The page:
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Blog : Do you have the X-factor in the workplace?


Do you have the X-factor in the workplace?

Jodi Goldman, learnpurple Communications Manager looks at the likeability factor and how it secures votes in the work place - not just in a popular TV show.

Have you been watching the X-factor? No need to be embarrassed, it's happened to the best of us! Even if you haven't you probably will still know what I'm talking about since it's been dominating the press for the last several weeks. I am talking about the 'Jedward' phenomenon. As an image consultant I am finding it very interesting to be honest. here you have two incredibly untalented young boys who cannot sing, can barely remember the lines and can't really dance. Yet, they are becoming increasingly popular. Then you have Danyl Johnson - who is a fantastic performer, has an amazing voice but for some reason is not 'connecting' with the public. Me included: I don't like him at all. Another example of this would be Rachael Adedeji, one of the best voices in the competition, yet voted off by the public last night.

The catch phrase 'likeability' keeps coming up throughout the show, 'they have the likeability factor' (said by Louis in defence of the twins). And it got me thinking about a study done in 2005 by the Harvard Business School - which found that personal feelings toward an employee play a more important role in forming work relationships than is commonly acknowledged. It is even more important than how competent an employee is seen to be.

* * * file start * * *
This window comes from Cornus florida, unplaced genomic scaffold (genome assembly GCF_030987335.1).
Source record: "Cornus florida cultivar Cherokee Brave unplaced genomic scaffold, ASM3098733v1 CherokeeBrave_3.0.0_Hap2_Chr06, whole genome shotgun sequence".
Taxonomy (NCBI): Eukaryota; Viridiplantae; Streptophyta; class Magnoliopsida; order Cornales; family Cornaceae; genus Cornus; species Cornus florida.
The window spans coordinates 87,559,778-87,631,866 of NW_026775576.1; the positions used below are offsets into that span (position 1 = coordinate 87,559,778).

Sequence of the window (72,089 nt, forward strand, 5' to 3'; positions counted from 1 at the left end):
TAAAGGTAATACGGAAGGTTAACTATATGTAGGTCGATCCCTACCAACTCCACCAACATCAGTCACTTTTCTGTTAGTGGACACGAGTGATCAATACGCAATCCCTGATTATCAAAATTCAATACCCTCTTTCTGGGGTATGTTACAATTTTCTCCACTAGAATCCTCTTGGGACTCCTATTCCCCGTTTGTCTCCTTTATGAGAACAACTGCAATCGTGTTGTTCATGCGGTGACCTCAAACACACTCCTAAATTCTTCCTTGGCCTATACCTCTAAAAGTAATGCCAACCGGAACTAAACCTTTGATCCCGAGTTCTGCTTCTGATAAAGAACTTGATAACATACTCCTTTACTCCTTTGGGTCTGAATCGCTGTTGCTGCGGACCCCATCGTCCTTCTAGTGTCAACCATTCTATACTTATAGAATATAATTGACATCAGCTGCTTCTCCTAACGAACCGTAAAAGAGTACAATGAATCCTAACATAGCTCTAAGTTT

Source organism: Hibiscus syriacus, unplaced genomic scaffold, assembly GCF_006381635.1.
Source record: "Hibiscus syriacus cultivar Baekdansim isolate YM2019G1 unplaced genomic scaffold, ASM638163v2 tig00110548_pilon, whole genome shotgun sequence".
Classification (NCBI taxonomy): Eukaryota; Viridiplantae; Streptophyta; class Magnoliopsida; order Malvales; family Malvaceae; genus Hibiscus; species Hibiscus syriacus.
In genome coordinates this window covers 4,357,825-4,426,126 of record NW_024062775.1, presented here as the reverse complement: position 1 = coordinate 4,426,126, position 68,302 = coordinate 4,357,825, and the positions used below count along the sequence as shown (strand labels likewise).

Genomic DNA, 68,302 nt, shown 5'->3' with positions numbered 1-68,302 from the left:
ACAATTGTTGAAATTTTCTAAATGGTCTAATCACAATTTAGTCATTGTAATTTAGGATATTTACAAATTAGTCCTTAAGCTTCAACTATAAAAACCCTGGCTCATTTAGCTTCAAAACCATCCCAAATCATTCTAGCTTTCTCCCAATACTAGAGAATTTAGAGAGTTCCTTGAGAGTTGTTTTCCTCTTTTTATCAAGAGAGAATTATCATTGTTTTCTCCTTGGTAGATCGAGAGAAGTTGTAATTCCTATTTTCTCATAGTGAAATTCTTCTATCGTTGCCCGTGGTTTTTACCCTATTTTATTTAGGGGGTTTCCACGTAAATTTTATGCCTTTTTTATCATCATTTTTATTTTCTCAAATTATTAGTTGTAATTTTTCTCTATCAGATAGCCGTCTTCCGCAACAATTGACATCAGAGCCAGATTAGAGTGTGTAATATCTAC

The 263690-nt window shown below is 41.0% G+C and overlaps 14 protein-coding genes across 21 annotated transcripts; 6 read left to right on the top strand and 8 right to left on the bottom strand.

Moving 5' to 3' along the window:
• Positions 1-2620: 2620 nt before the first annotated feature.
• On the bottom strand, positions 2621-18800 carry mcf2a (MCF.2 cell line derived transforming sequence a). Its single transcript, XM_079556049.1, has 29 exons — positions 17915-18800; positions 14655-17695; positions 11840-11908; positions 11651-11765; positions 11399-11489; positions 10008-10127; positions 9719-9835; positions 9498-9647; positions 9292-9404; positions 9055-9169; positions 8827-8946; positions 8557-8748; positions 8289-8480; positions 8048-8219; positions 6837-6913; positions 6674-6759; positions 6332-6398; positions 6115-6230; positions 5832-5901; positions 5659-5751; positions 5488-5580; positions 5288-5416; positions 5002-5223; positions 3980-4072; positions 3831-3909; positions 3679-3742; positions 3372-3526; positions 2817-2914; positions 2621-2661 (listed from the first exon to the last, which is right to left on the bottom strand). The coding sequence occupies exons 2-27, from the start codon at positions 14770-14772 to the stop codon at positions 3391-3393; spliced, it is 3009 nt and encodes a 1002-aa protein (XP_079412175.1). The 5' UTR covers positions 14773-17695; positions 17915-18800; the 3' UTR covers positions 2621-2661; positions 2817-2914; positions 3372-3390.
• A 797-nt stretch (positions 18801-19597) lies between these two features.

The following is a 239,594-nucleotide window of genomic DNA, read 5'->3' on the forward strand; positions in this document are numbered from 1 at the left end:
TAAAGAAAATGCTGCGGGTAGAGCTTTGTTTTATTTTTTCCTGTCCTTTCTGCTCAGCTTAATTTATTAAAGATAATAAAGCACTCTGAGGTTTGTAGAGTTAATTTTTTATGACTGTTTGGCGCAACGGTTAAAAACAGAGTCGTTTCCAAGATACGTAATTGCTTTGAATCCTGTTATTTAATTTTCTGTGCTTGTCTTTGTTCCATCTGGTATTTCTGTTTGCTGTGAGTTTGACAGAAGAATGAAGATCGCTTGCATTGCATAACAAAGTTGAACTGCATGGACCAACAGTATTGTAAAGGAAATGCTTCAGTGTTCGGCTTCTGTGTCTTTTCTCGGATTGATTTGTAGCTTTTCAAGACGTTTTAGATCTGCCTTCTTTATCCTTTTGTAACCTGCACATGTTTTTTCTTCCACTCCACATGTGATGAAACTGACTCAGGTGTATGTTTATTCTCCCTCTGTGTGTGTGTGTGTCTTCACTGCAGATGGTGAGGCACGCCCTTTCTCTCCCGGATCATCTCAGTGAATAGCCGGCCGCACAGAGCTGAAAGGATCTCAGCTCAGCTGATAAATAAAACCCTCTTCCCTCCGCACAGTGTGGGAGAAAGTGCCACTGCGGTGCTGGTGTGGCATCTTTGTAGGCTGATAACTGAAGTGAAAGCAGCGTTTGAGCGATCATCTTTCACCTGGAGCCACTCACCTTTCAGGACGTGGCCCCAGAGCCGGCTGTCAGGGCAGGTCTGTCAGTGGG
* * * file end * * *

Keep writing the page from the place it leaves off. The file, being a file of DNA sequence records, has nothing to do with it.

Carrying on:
When given the choice of whom to work with, people will pick one person over another for any number of reasons: the prestige of being associated with a star performer, for example, or the hope that spending time with a strategically placed superior will further their careers. But in most cases, people choose their work partners according to two criteria. One is competence at the job (does Joe know what he's doing?). The other is likeability (is Joe enjoyable to work with?). Obviously, both things matter. Less obvious is how much they matter, and exactly how they matter.

The study was done looking at organisations that covered a variety of attributes - profit and non-profit, large and small, as well as North American and European. They found that these two criteria - competence and likeability, combine to produce four archetypes: the competent jerk, who knows a lot but is unpleasant to deal with (apparently Danyl); the lovable fool, who doesn't know much but is a delight to have around (the twins?); the lovable star, who's both smart and likable (my personal favourite - Olly); and the incompetent jerk, who, well, that's self-explanatory (to be honest, I had thought this is where the twins would be but apparently by public vote, not). These archetypes are caricatures, of course: organisations usually, well, much of the time, weed out both the hopelessly incompetent and the socially clueless. Still, people in an organisation can be roughly classified using a simple matrix.

Their research showed (not surprisingly) that, no matter what kind of organisation they studied, everybody wanted to work with the lovable star, and nobody wanted to work with the incompetent jerk. Things got a lot more interesting, though, when people faced the choice between competent jerks and lovable fools.